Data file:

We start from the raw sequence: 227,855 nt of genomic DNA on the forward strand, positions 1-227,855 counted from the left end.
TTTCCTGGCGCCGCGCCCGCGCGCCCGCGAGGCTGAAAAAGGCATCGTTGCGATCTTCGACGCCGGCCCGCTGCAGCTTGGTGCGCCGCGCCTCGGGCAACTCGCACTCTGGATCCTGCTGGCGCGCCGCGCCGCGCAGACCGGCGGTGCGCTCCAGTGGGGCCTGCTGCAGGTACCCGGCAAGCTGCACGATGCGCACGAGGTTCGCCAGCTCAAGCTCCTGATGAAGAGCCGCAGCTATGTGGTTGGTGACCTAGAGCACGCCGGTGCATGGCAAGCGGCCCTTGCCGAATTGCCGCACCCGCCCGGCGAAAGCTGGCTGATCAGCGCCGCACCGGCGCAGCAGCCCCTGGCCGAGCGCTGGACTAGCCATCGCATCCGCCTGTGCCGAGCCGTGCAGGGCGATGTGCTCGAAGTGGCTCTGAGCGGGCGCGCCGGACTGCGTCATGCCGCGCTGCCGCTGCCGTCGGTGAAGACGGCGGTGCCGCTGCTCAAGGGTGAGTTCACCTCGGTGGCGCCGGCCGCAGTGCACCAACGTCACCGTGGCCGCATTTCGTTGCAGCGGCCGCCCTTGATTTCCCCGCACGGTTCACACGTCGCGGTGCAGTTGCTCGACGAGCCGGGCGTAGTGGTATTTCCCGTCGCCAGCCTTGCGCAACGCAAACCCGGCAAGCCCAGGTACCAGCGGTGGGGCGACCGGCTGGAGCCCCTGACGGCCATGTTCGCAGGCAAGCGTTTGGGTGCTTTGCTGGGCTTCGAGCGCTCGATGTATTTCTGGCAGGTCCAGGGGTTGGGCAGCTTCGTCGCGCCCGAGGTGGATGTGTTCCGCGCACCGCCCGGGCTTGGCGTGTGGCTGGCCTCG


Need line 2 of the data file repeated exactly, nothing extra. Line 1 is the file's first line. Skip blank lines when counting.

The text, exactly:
TTTCCTGGCGCCGCGCCCGCGCGCCCGCGAGGCTGAAAAAGGCATCGTTGCGATCTTCGACGCCGGCCCGCTGCAGCTTGGTGCGCCGCGCCTCGGGCAACTCGCACTCTGGATCCTGCTGGCGCGCCGCGCCGCGCAGACCGGCGGTGCGCTCCAGTGGGGCCTGCTGCAGGTACCCGGCAAGCTGCACGATGCGCACGAGGTTCGCCAGCTCAAGCTCCTGATGAAGAGCCGCAGCTATGTGGTTGGTGACCTAGAGCACGCCGGTGCATGGCAAGCGGCCCTTGCCGAATTGCCGCACCCGCCCGGCGAAAGCTGGCTGATCAGCGCCGCACCGGCGCAGCAGCCCCTGGCCGAGCGCTGGACTAGCCATCGCATCCGCCTGTGCCGAGCCGTGCAGGGCGATGTGCTCGAAGTGGCTCTGAGCGGGCGCGCCGGACTGCGTCATGCCGCGCTGCCGCTGCCGTCGGTGAAGACGGCGGTGCCGCTGCTCAAGGGTGAGTTCACCTCGGTGGCGCCGGCCGCAGTGCACCAACGTCACCGTGGCCGCATTTCGTTGCAGCGGCCGCCCTTGATTTCCCCGCACGGTTCACACGTCGCGGTGCAGTTGCTCGACGAGCCGGGCGTAGTGGTATTTCCCGTCGCCAGCCTTGCGCAACGCAAACCCGGCAAGCCCAGGTACCAGCGGTGGGGCGACCGGCTGGAGCCCCTGACGGCCATGTTCGCAGGCAAGCGTTTGGGTGCTTTGCTGGGCTTCGAGCGCTCGATGTATTTCTGGCAGGTCCAGGGGTTGGGCAGCTTCGTCGCGCCCGAGGTGGATGTGTTCCGCGCACCGCCCGGGCTTGGCGTGTGGCTGGCCTCG